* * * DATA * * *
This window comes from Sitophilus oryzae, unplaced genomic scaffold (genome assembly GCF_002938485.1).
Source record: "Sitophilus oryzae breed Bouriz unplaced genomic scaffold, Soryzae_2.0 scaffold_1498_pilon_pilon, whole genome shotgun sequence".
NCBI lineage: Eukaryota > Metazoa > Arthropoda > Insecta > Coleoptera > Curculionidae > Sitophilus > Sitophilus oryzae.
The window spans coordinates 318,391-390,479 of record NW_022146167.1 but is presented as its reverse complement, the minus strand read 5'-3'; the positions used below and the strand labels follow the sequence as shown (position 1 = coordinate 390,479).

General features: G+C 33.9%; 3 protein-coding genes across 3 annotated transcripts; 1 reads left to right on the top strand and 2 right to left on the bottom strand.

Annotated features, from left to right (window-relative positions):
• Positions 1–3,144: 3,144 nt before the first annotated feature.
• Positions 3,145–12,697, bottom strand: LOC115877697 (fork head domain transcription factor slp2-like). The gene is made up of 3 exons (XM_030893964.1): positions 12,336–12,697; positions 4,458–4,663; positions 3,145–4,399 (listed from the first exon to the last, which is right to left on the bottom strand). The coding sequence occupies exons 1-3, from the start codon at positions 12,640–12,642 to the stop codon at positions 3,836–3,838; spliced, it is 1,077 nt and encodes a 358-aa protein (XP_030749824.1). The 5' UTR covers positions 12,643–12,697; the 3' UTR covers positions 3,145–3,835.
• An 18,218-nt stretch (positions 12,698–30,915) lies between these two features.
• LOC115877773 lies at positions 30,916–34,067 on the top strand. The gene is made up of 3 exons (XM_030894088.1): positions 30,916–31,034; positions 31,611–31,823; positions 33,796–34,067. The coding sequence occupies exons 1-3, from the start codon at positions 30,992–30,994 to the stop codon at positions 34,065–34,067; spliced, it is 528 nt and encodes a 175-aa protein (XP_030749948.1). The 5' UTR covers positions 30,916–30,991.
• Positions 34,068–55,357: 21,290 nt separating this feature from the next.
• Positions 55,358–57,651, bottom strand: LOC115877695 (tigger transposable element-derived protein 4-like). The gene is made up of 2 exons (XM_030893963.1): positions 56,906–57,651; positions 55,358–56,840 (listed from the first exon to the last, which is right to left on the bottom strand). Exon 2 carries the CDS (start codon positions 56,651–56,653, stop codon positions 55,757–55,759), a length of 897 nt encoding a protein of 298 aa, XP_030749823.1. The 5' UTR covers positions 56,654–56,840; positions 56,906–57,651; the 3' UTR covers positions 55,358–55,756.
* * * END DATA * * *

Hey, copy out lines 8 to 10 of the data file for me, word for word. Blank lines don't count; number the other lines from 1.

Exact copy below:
• Positions 3,145–12,697, bottom strand: LOC115877697 (fork head domain transcription factor slp2-like). The gene is made up of 3 exons (XM_030893964.1): positions 12,336–12,697; positions 4,458–4,663; positions 3,145–4,399 (listed from the first exon to the last, which is right to left on the bottom strand). The coding sequence occupies exons 1-3, from the start codon at positions 12,640–12,642 to the stop codon at positions 3,836–3,838; spliced, it is 1,077 nt and encodes a 358-aa protein (XP_030749824.1). The 5' UTR covers positions 12,643–12,697; the 3' UTR covers positions 3,145–3,835.
• An 18,218-nt stretch (positions 12,698–30,915) lies between these two features.
• LOC115877773 lies at positions 30,916–34,067 on the top strand. The gene is made up of 3 exons (XM_030894088.1): positions 30,916–31,034; positions 31,611–31,823; positions 33,796–34,067. The coding sequence occupies exons 1-3, from the start codon at positions 30,992–30,994 to the stop codon at positions 34,065–34,067; spliced, it is 528 nt and encodes a 175-aa protein (XP_030749948.1). The 5' UTR covers positions 30,916–30,991.